An obvious solution to the multiconfigurational problem is to carry out a CI calculation where the orbitals are variationally optimized simultaneously with the coefficients of the electronic configurations, thereby ensuring that the orbitals employed in the wave function are optimal for the problem at hand and do not introduce a bias (towards a particular configuration) in the calculations. This approach is referred to as the multiconfigurational self-consistent field (MCSCF) method. [...] it may be used either as a wave function in its own right (for a qualitative description of the electronic system) or as an orbital generator for more elaborate treatments of the electronic structure.

Taken from the introduction to the MCSCF chapter in the book T. Helgaker, P. Jorgensen, and J. Olsen. Molecular electronic-structure theory. New York: Wiley, 2000.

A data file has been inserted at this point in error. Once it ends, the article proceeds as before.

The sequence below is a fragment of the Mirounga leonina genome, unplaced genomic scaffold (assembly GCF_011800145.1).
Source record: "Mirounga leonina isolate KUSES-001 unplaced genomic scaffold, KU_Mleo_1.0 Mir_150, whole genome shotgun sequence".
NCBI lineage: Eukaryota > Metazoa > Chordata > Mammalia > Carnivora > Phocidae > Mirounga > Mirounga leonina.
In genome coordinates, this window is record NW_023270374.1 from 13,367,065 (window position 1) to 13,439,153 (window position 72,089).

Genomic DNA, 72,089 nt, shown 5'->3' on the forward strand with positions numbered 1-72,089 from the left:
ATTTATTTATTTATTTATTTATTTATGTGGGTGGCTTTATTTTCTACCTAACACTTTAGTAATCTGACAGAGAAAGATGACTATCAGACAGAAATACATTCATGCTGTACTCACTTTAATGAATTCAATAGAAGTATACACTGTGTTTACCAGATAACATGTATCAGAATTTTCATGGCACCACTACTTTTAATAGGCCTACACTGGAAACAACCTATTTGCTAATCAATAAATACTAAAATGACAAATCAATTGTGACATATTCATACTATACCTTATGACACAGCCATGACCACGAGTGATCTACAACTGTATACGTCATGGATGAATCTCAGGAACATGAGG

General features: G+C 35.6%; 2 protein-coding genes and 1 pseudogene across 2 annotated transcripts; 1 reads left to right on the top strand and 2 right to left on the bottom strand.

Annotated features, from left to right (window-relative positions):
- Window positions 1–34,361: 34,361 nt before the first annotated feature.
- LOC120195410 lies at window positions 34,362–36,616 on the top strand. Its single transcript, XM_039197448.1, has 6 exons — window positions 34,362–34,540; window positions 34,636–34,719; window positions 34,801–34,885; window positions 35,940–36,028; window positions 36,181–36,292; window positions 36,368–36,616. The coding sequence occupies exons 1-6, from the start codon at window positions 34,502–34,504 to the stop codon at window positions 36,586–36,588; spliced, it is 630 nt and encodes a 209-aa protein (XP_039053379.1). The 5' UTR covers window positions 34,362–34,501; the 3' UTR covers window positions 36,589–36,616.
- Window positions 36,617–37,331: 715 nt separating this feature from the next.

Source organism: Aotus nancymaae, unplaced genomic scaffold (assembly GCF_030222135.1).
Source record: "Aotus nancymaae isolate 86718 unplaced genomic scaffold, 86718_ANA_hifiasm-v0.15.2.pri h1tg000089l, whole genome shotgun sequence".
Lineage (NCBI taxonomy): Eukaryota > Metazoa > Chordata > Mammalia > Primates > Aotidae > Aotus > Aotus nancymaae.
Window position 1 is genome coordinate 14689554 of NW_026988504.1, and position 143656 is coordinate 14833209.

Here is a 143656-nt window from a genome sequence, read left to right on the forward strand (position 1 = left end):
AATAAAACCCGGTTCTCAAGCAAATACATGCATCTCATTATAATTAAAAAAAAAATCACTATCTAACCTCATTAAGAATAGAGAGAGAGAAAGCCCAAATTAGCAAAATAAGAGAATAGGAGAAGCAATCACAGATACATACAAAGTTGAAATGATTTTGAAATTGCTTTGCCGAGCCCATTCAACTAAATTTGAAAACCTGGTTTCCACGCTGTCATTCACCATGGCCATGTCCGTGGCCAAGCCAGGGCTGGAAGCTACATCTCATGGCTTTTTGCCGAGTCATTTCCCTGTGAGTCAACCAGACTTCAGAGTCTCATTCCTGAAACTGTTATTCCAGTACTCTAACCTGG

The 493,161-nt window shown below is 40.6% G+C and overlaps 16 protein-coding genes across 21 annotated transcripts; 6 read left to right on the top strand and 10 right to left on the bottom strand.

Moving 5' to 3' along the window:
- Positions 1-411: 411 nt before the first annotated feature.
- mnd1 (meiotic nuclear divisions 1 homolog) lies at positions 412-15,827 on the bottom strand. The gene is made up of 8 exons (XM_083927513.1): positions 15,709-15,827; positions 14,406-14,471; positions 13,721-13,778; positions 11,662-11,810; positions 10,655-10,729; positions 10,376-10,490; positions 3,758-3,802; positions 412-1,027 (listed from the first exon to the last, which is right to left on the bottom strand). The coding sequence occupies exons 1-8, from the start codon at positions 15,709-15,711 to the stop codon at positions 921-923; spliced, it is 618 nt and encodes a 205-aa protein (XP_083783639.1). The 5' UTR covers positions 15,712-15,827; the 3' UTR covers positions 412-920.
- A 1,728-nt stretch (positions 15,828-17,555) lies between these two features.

## Solution 2:

The distinction between static and dynamic correlation is not well-defined.1 The distinction is only sensible with respect to a single-particle picture, i.e. viewing the many-electron wavefunctions as built up from single electrons. Let's start with some notes about configuration interaction (CI). The idea of configuration interaction is to express the wavefunction as a linear combination of Slater determinants (simple wavefunctions with orbitals that are either doubly, singly, or unoccupied by an electron). Generally, most CI methods require that all of the Slater determinants have the same orbitals (although NOCI or non-orthogonal CI expansions are sometimes used) and so these different configurations differ in the occupation of their orbitals. This then gives two sets of parameters to describe the CI wavefunction: CI expansion coefficients and orbitals in the Slater determinant. In methods like CIS, CISD, CASCI, etc. the orbitals are not optimized self-consistently. In so-called MCSCF (multi-configuration self-consistent field) methods, the orbitals are optimized (this is computational relatively expensive and the optimization is much more difficult than with standard SCF methods).